Lurker at the Threshold:   Bleh.  The Lurker mechanic is something we were never interested in.  The Dark Pact and Relationship cards didn't add enough to the game, for us, that we really ever use them.  New spells added are so-so.  No new allies, no new investigators.  :(    So I would avoid this one.

Black Goat of the Woods:  do not own, haven't played.
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Zapranoth
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« Reply #22 on: July 04, 2013, 01:11:07 PM »

I will add that I have been a Talisman player since college, too, and have all of the 4th revised edition -- Talisman and Arkham Horror are my two favorite board games.  Talisman is more accessible than AH, not as complex in general.  But decidedly not cooperative.  :)
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« Reply #23 on: July 04, 2013, 06:05:22 PM »

Wow, that is a great summary of the AH expansions.  I'll have to pick up Innsmouth Horror when I get the chance.
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Zapranoth
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« Reply #24 on: July 05, 2013, 02:20:30 AM »

Thank you! 

A good friend tells me that the black goat expo is "awful."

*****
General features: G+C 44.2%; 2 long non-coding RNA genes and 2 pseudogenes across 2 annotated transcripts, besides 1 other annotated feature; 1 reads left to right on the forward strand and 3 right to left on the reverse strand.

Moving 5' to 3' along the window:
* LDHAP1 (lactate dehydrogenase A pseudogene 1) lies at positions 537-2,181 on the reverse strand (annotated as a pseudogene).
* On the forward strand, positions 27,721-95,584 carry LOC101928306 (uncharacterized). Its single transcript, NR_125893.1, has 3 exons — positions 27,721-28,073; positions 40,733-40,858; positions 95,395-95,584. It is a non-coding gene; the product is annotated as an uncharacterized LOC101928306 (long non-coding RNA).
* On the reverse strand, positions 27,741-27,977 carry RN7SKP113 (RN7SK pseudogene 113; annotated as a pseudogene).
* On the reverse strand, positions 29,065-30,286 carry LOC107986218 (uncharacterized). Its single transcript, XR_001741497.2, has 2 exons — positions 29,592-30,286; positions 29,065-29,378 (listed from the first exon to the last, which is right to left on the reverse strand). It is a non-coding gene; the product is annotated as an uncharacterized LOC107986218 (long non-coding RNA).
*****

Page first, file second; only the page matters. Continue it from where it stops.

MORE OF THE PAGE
The injury cards do not let you skip the hospital but you do get your health back and you do avoid losing stuff.
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« Reply #25 on: July 09, 2013, 06:55:35 AM »

Thank you for the information about the expansions!  We ended up adding both Innsmouth and Dunwich to the set, though so far we have only played with the Dunwich board added (and Innsmouth monsters, items).  I quite like the injury and madness cards for when an investigator ends up on the wrong side of a shoggoth.  We lost our 1st two games playing with the Dunwich board, but since then have managed to win twice. 

Oh, and we also had our 1st "devoured" result.  My poor rookie patrolman was devoured in R'lyeh, forcing me to draw a new investigator.  I have noticed that I usually end up with injury and madness cards, probably due to a tendency to be a bit risky.  However, the goal has to be to close those gates!  Remember, the enemy's gate is down (and the Outer Gods help you if it leads to R'lyeh)!